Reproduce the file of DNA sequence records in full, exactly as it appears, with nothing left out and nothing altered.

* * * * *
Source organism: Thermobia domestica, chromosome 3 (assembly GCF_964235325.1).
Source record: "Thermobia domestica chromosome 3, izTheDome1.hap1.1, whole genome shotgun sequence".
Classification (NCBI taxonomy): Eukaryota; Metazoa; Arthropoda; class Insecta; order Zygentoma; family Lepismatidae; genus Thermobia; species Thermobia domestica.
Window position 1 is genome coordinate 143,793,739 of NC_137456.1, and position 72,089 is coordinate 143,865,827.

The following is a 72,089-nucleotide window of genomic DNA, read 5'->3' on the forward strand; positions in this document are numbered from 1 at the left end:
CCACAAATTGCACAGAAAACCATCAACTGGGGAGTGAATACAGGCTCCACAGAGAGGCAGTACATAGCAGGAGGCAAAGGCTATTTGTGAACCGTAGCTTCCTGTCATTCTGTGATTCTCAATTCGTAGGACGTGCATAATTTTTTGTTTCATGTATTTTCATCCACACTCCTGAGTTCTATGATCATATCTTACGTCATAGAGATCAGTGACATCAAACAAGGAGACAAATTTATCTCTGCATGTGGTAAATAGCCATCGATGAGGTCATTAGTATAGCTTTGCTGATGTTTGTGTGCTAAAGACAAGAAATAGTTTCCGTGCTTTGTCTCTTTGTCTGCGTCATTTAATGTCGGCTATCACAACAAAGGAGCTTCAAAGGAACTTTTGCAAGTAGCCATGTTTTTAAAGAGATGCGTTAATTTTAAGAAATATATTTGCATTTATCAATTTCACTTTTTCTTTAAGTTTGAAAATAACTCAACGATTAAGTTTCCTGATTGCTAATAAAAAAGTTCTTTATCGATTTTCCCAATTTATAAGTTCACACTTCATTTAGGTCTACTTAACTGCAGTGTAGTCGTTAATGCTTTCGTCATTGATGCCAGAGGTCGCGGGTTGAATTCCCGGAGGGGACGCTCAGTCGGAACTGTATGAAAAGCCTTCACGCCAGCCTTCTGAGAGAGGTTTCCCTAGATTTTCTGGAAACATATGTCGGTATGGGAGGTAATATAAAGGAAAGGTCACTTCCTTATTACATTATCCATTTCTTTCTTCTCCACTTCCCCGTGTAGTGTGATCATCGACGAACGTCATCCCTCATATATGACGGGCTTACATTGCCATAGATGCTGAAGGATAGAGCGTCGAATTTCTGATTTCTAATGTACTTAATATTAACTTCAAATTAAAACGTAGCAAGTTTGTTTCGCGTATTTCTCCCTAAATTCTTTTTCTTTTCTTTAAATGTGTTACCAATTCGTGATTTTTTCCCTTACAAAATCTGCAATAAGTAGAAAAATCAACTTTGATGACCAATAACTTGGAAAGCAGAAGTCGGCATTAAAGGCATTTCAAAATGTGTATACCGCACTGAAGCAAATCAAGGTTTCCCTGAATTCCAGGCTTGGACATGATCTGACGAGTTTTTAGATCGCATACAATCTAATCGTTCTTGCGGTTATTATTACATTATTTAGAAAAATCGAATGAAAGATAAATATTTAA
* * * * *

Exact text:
Source organism: Thermobia domestica, chromosome 3 (assembly GCF_964235325.1).
Source record: "Thermobia domestica chromosome 3, izTheDome1.hap1.1, whole genome shotgun sequence".
Classification (NCBI taxonomy): Eukaryota; Metazoa; Arthropoda; class Insecta; order Zygentoma; family Lepismatidae; genus Thermobia; species Thermobia domestica.
Window position 1 is genome coordinate 143,793,739 of NC_137456.1, and position 72,089 is coordinate 143,865,827.

The following is a 72,089-nucleotide window of genomic DNA, read 5'->3' on the forward strand; positions in this document are numbered from 1 at the left end:
CCACAAATTGCACAGAAAACCATCAACTGGGGAGTGAATACAGGCTCCACAGAGAGGCAGTACATAGCAGGAGGCAAAGGCTATTTGTGAACCGTAGCTTCCTGTCATTCTGTGATTCTCAATTCGTAGGACGTGCATAATTTTTTGTTTCATGTATTTTCATCCACACTCCTGAGTTCTATGATCATATCTTACGTCATAGAGATCAGTGACATCAAACAAGGAGACAAATTTATCTCTGCATGTGGTAAATAGCCATCGATGAGGTCATTAGTATAGCTTTGCTGATGTTTGTGTGCTAAAGACAAGAAATAGTTTCCGTGCTTTGTCTCTTTGTCTGCGTCATTTAATGTCGGCTATCACAACAAAGGAGCTTCAAAGGAACTTTTGCAAGTAGCCATGTTTTTAAAGAGATGCGTTAATTTTAAGAAATATATTTGCATTTATCAATTTCACTTTTTCTTTAAGTTTGAAAATAACTCAACGATTAAGTTTCCTGATTGCTAATAAAAAAGTTCTTTATCGATTTTCCCAATTTATAAGTTCACACTTCATTTAGGTCTACTTAACTGCAGTGTAGTCGTTAATGCTTTCGTCATTGATGCCAGAGGTCGCGGGTTGAATTCCCGGAGGGGACGCTCAGTCGGAACTGTATGAAAAGCCTTCACGCCAGCCTTCTGAGAGAGGTTTCCCTAGATTTTCTGGAAACATATGTCGGTATGGGAGGTAATATAAAGGAAAGGTCACTTCCTTATTACATTATCCATTTCTTTCTTCTCCACTTCCCCGTGTAGTGTGATCATCGACGAACGTCATCCCTCATATATGACGGGCTTACATTGCCATAGATGCTGAAGGATAGAGCGTCGAATTTCTGATTTCTAATGTACTTAATATTAACTTCAAATTAAAACGTAGCAAGTTTGTTTCGCGTATTTCTCCCTAAATTCTTTTTCTTTTCTTTAAATGTGTTACCAATTCGTGATTTTTTCCCTTACAAAATCTGCAATAAGTAGAAAAATCAACTTTGATGACCAATAACTTGGAAAGCAGAAGTCGGCATTAAAGGCATTTCAAAATGTGTATACCGCACTGAAGCAAATCAAGGTTTCCCTGAATTCCAGGCTTGGACATGATCTGACGAGTTTTTAGATCGCATACAATCTAATCGTTCTTGCGGTTATTATTACATTATTTAGAAAAATCGAATGAAAGATAAATATTTAA